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“The need with dogs, their need feels always more to me.”

"Do I like dogs or cats better?" You know, I actually don't technically prefer one over the other. I have both at home. And I like both for their own reasons. Um, my dogs are great in that they are insanely good at, you know, to some extent, at pushing me, at keeping me going when I don't want to. My dogs, I find, are really, really good at that. Because the other -- their need is just so in my face and insistent and we have go O U T S I D E. Which I have to spell because they are behind me and they would go nuts if they heard that word and it is thunderstorming. We're not playing that game. And then cats, you know, I like the whole soft and purring thing and, like the dogs, they're just so, so silly to watch. Which makes a big difference too. But yeah, then the need with dogs, their need feels always more to me. And I like that they can go places with me because it's really hard to do that by myself sometimes.

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“You throw a dart and hope it works.”

"Is there a time you risked everything on just one opportunity? How did it turn out?" So that was kind of like my college, university experience. It's like that was my way of escaping from like my crazy mom and my, you know, poverty and stuff. And so I was like, you know, I've got this one chance, this is - it's like it's hard too when you don't have a lot of eggs. You just have like that one dart you get to throw. And that's what poverty is like, it's it's not like, "Ooh I'm, you know," cuz they always - whenever I read about like - I hate reading stuff about financial planning 'cuz it always assumes like "If you have 400,000 dollars, do you get to spend it all in the house or do you spend half of it on a house and half of it investing, and let's look at that scenario." And it's like um… Yeah, that doesn't apply to a whole lot of people. So, going to college going to university and going through the education route to get a career was my egg in the basket. And I mean, I don't know. It's hard. It's like as the middle class disappears, it's like did I make the right decision, did I not? Um, I got to meet people from all over the world. And you know, I got to meet a roommate from Taiwan and that inspired me to go to Taiwan. And I love traveling and that fulfills me and I got to do like artsy stuff and creative stuff. And you know and it's hard because there are certain jobs that, you know, don't pay well, but you still can't get them unless you have a bachelor's degree. But then there's other jobs that pay really well and all you need is a high school diploma and it's just it's like it's a crapshoot and I hate to say that but that's what the United States has become is just one giant crapshoot of, like, I, you know like, if you come from poverty or issues, it's, you know, throw a dart and hope it works, you know.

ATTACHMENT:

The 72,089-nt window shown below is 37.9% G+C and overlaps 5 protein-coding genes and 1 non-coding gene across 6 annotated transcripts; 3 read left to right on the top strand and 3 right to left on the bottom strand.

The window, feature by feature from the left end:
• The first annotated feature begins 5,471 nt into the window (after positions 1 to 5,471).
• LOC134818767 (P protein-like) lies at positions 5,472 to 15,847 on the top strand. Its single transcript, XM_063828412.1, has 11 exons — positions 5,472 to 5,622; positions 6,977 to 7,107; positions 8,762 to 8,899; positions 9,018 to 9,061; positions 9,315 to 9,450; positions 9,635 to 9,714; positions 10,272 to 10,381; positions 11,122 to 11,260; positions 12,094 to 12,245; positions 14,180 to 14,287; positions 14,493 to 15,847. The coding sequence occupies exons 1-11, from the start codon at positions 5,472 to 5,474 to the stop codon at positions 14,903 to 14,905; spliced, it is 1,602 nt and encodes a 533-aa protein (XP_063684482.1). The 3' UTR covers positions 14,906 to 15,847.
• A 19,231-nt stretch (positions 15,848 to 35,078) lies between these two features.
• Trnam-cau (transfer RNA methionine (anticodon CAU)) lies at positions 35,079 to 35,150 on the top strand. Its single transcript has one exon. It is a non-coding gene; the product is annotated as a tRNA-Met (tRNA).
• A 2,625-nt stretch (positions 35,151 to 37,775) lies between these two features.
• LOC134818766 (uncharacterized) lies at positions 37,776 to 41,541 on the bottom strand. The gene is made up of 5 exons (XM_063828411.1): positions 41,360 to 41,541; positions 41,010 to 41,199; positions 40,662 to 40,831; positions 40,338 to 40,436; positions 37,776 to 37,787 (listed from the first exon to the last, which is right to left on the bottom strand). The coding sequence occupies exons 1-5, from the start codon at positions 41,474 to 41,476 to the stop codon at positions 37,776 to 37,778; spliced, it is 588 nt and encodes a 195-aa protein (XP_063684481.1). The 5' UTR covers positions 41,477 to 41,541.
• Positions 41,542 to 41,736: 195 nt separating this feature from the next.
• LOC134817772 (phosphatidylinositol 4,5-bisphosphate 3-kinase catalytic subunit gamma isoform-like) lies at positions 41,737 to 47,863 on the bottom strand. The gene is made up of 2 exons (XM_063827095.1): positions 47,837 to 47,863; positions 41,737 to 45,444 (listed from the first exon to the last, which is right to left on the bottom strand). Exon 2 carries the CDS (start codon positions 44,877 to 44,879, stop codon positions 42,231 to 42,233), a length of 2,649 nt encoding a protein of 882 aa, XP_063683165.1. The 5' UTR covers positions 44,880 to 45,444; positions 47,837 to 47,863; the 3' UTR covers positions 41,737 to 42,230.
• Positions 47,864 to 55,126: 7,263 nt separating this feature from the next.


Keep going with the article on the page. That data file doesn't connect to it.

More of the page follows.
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Pardis Raberi

"I'm grateful that I have people that I can rely on and have fun with." So the prompt is what are you grateful for this week? I'm grateful that I was able to get a good grade on my chemistry exam after studying for entire week, but also had the chance to spend some quality time with my friends and family. My friends and I decided to go around and explore the campus and eat some delicious food afterwards and have some deep conversation about our lives. And we talked about what we plan to do with our lives. And later this week my other friend helped me out with my homework that I was stuck on. I'm grateful that I have people that I can rely on and have fun with. So yeah, this is what I'm grateful for this week.

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Janice Peng